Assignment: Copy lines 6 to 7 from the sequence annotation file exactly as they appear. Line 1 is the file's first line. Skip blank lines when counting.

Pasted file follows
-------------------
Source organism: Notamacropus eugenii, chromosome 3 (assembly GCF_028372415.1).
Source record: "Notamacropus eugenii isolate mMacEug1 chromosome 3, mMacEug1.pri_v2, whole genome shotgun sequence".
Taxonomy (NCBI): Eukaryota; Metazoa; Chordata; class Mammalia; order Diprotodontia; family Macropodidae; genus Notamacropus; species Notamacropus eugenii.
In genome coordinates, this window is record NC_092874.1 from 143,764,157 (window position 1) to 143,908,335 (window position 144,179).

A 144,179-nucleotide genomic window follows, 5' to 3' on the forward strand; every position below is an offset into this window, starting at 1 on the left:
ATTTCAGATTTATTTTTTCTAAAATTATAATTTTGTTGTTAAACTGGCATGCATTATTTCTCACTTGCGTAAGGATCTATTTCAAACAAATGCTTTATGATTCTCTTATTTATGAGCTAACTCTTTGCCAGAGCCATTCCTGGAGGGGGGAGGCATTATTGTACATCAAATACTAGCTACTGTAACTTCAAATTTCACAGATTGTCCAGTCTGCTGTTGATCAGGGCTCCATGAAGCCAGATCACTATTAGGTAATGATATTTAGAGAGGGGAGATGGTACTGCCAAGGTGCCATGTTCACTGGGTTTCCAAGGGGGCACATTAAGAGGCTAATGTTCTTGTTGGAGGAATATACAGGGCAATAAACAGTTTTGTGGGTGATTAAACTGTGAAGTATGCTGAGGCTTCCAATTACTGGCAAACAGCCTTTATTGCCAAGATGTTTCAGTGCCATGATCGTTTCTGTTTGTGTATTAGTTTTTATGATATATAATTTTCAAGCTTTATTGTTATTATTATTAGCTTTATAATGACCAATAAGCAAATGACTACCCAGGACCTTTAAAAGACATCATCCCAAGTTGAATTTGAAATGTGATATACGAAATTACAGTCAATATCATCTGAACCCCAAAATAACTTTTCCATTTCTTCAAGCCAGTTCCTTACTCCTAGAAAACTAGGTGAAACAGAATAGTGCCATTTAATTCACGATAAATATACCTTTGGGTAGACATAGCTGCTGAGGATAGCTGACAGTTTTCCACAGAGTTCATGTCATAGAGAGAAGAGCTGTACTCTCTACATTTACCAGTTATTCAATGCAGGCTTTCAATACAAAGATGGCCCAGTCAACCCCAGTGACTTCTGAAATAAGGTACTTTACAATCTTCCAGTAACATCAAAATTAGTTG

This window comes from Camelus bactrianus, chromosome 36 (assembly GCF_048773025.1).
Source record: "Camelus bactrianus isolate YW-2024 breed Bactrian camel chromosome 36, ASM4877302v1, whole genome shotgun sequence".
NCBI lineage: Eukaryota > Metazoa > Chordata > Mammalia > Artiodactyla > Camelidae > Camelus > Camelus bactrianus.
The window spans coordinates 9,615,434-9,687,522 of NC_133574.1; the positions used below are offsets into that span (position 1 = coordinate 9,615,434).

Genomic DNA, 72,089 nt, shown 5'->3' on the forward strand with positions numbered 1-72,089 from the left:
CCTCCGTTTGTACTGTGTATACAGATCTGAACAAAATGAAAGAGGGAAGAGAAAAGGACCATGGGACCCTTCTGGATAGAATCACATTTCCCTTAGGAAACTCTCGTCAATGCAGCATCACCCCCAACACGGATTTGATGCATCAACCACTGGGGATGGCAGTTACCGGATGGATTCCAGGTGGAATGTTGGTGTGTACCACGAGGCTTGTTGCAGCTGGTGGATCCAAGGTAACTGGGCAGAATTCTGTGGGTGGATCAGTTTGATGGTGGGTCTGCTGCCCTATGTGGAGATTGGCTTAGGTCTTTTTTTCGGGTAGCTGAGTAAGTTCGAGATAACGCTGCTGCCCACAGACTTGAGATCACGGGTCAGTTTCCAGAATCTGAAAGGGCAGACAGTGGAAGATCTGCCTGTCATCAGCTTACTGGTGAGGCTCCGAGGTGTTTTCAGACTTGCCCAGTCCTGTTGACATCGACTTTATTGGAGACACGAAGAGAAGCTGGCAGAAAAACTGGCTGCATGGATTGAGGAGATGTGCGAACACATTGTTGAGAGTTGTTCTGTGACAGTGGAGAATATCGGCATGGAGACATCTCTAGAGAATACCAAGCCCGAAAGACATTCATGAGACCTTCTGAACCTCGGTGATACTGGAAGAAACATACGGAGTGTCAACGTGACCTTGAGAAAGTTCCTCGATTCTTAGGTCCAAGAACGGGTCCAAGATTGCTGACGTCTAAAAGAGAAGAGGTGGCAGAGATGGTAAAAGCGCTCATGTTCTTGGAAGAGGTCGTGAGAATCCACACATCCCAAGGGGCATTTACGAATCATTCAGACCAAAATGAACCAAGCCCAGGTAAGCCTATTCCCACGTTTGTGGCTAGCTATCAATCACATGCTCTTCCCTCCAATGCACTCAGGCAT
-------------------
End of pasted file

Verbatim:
ATTTCAGATTTATTTTTTCTAAAATTATAATTTTGTTGTTAAACTGGCATGCATTATTTCTCACTTGCGTAAGGATCTATTTCAAACAAATGCTTTATGATTCTCTTATTTATGAGCTAACTCTTTGCCAGAGCCATTCCTGGAGGGGGGAGGCATTATTGTACATCAAATACTAGCTACTGTAACTTCAAATTTCACAGATTGTCCAGTCTGCTGTTGATCAGGGCTCCATGAAGCCAGATCACTATTAGGTAATGATATTTAGAGAGGGGAGATGGTACTGCCAAGGTGCCATGTTCACTGGGTTTCCAAGGGGGCACATTAAGAGGCTAATGTTCTTGTTGGAGGAATATACAGGGCAATAAACAGTTTTGTGGGTGATTAAACTGTGAAGTATGCTGAGGCTTCCAATTACTGGCAAACAGCCTTTATTGCCAAGATGTTTCAGTGCCATGATCGTTTCTGTTTGTGTATTAGTTTTTATGATATATAATTTTCAAGCTTTATTGTTATTATTATTAGCTTTATAATGACCAATAAGCAAATGACTACCCAGGACCTTTAAAAGACATCATCCCAAGTTGAATTTGAAATGTGATATACGAAATTACAGTCAATATCATCTGAACCCCAAAATAACTTTTCCATTTCTTCAAGCCAGTTCCTTACTCCTAGAAAACTAGGTGAAACAGAATAGTGCCATTTAATTCACGATAAATATACCTTTGGGTAGACATAGCTGCTGAGGATAGCTGACAGTTTTCCACAGAGTTCATGTCATAGAGAGAAGAGCTGTACTCTCTACATTTACCAGTTATTCAATGCAGGCTTTCAATACAAAGATGGCCCAGTCAACCCCAGTGACTTCTGAAATAAGGTACTTTACAATCTTCCAGTAACATCAAAATTAGTTG

This window comes from Camelus bactrianus, chromosome 36 (assembly GCF_048773025.1).